Paul's pick this month is his "Homebuilder's Corner" column from the November 1970 issue of Sport Aviation.
Sport Aviation, "The Sleeping Giant"
Have you ever considered how small our Federal Aviation Administration would be if it only had to contend with the supervision and operation of air transportation? Have you ever considered how few employees the government would need if sport aviation were out of the picture? Have those who work for government in the many branches of our FAA, our weather service, our controllers ever considered what the impact would be on their livelihoods if there were no sport aviation? Have you, the private aircraft owner, the pilot, the mechanic, the fixed-base operator, and those in associated positions ever considered your position without sport aviation? You, the manufacturer of those little single- and twin-engine planes, how about you?
What is Sport Aviation?
To many it is EAA, its magazine, its homebuilts, antiques, surplus military aircraft, and fly-ins. But is this really all there is to sport aviation? Or have we been a bit naive, have we been too restrictive in our outlook, have we been honest with ourselves as to what we are all about? Over the years names of many categories of aviation have been tossed about, each seeking its identity - “general aviation,” “private pilot,” “corporate aviation,” “air taxi,” “airline,” “executive aviation,” to name a few. But, truthfully, if we review the situation, we can establish but three categories - military aviation, air transportation, and sport aviation. Military aviation is not questionable and presents a clear image. Air transportation comes in various sizes and shapes from the largest of airline jets to the smallest of propeller-driven aircraft whose sole purpose is to provide transportation. Sport aviation aircraft come in various sizes, shapes, and prices and are used for fun and pleasure.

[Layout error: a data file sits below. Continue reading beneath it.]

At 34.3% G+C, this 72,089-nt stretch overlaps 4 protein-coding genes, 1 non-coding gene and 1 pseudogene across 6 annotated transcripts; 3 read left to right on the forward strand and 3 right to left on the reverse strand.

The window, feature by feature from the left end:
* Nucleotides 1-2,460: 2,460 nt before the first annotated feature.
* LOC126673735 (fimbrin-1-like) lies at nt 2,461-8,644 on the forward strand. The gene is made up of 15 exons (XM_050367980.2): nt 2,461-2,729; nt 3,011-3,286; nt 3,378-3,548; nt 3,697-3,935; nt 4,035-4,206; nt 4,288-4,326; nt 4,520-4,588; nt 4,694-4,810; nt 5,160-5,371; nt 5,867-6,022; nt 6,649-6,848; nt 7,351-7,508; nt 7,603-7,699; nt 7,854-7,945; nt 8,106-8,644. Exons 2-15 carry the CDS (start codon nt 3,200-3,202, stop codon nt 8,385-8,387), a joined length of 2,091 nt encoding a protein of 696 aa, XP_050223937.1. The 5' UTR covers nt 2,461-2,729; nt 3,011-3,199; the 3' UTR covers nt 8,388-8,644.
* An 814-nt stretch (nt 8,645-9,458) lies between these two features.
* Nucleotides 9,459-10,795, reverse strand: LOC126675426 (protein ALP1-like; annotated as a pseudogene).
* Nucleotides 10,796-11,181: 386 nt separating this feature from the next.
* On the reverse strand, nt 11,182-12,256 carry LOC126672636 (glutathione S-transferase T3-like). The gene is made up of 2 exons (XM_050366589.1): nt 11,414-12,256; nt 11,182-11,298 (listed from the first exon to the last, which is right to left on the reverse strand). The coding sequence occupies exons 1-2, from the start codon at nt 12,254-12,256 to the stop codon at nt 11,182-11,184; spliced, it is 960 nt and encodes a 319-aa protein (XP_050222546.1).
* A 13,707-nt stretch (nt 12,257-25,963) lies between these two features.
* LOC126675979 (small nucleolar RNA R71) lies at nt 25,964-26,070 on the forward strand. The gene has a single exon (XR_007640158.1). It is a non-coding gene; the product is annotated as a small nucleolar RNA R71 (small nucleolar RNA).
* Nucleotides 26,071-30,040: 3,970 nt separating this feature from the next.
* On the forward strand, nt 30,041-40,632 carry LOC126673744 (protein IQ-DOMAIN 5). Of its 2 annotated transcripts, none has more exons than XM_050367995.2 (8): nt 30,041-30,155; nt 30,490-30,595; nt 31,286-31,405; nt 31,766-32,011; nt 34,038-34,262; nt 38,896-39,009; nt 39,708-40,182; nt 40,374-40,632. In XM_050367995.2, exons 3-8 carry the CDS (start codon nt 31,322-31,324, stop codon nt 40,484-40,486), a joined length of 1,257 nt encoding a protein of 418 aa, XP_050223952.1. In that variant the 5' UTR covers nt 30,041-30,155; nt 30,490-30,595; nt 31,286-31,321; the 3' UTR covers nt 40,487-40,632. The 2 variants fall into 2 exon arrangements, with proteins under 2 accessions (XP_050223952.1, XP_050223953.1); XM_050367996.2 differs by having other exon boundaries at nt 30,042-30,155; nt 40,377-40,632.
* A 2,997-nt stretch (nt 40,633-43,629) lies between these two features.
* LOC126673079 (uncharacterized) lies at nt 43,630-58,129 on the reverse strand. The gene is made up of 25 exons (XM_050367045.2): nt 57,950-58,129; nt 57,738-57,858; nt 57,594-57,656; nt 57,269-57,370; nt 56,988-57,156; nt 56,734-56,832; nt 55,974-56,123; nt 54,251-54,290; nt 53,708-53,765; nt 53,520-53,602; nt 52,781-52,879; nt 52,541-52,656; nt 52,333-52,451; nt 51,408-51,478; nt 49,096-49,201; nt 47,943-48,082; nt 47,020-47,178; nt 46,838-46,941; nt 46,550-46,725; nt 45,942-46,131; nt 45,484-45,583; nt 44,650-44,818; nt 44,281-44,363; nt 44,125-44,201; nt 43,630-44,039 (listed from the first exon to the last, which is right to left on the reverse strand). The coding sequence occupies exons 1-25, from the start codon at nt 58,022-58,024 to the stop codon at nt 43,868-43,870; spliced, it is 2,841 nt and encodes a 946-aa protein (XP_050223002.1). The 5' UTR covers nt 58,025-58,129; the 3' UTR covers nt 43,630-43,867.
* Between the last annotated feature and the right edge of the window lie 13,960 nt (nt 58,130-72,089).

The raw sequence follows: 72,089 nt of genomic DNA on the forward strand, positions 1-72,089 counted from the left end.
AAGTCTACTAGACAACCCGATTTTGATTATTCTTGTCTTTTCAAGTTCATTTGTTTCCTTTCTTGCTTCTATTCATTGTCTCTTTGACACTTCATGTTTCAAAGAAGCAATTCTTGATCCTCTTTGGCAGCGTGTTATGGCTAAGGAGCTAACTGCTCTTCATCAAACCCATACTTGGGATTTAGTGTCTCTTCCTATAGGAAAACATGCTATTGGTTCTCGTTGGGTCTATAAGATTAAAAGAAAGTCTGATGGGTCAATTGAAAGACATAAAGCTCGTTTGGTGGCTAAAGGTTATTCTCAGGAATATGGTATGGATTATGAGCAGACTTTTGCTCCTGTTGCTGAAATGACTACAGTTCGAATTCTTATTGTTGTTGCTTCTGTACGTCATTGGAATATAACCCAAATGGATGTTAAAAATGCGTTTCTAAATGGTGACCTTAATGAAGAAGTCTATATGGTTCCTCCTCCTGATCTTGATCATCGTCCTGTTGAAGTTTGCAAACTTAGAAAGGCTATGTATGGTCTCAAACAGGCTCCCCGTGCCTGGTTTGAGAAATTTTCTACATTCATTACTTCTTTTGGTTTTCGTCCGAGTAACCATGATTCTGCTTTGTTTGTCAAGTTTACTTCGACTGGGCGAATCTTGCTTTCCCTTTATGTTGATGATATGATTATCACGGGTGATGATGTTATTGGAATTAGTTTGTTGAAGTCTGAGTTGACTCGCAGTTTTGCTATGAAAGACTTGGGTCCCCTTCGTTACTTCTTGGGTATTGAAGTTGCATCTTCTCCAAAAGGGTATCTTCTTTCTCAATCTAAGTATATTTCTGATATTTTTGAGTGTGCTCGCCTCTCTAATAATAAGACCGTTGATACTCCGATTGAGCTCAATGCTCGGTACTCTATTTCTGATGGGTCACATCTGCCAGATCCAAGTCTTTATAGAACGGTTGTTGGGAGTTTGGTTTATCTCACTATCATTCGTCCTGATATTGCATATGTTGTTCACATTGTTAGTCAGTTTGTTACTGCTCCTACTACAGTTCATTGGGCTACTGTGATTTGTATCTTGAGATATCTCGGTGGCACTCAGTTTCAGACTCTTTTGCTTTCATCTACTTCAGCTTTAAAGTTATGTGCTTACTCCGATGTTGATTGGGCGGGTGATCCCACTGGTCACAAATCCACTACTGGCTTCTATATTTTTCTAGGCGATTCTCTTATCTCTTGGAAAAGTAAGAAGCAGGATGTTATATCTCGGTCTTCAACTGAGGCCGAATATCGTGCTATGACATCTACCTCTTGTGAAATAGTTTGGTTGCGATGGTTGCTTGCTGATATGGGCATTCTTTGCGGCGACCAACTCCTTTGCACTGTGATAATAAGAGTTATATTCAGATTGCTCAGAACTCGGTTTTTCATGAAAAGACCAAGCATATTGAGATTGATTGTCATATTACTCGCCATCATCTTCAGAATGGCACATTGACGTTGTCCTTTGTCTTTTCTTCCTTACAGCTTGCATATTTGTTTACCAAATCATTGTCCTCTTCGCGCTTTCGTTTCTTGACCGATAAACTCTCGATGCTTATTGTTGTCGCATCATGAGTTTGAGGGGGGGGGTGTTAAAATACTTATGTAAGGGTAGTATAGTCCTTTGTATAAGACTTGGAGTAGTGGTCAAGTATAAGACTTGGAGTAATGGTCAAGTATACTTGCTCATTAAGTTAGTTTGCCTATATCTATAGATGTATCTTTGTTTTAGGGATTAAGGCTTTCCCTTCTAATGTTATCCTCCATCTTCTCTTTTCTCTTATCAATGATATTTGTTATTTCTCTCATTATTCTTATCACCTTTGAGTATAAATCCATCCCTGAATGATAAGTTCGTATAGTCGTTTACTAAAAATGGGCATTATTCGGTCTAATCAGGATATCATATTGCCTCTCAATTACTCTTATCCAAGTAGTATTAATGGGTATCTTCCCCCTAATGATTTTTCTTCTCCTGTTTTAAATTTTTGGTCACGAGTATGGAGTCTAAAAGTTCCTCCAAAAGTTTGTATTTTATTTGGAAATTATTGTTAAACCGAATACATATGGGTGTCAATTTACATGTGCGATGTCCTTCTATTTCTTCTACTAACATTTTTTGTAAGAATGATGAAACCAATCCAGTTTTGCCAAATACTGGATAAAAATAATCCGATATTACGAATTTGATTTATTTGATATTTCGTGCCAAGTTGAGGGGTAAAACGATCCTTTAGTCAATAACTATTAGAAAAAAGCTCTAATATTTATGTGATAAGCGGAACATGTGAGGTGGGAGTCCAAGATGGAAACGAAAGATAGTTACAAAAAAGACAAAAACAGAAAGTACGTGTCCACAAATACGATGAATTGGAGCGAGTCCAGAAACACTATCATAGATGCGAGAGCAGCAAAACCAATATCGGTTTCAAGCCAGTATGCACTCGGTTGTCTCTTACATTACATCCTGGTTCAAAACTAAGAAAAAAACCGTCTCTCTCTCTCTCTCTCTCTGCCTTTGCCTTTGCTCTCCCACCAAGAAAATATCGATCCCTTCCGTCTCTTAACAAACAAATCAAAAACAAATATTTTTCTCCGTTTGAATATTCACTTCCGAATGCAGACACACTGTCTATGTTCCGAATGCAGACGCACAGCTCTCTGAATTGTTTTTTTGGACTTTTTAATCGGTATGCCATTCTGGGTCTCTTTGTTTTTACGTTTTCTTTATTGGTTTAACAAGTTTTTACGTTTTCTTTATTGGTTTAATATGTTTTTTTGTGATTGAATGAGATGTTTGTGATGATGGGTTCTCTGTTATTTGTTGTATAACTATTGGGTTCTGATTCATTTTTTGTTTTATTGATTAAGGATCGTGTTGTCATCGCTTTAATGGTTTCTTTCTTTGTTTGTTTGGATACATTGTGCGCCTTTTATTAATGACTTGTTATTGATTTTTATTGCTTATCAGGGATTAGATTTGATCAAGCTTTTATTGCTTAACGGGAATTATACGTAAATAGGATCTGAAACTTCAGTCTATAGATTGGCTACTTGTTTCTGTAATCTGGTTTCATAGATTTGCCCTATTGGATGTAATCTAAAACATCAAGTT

Many call them the “general aviation fleet,” a term I feel is a bit misleading and one not easily understood by your neighbor. In fact, if you ask him or her - as we have quite often done - you would be surprised at the answers you will receive - quite “general” indeed! But you don’t find much confusion about the term “sport.” It is something your neighbor (and the general public), whose support we need, is familiar with and understands. It is easy for him to comprehend your flying activities when they are compared to the weekend and vacation use of his own private automobile, the recreational use of his boat, his snowmobile, or motorcycle. It is also easy for him to understand why we expect the government to help finance our small airports without imposing special taxes upon us when we remind him that our taxes similarly subsidize his use of the highways, waterways, snowmobile trails, sports stadiums, etc. A good way to clinch your arguments for support of sport aviation is to inform your neighbor that the average general aviation airport is no more than a half or three-quarters of a mile of road.
The problems of today’s aviation enthusiast are a bit different than those of five or 10 years ago. The homebuilder and the antiquer - who make sport aviation colorful and seem more purposeful - are in the same boat as their fellow sport aviation buffs owning a Luscombe, Beech Bonanza, Cessna 310, or Piper Aztec. All wonder, “Where can I base my aircraft?” All detest new taxes, restrictive local, state, and federal laws, and all sometimes wonder if it’s really worth it.
It is apparent that sport aviation is in need of a great unification, both on the local, state, and national level if it is to survive and if it is to grow. It has been proven to be pure folly to expect the president of a national organization to be able to influence elected officials other than the ones from his own home area, thus it falls to the individual member and the local chapters to bring the issues to the attention of their elected officials and to make known their positions. Headquarters serves as a source of direction and information.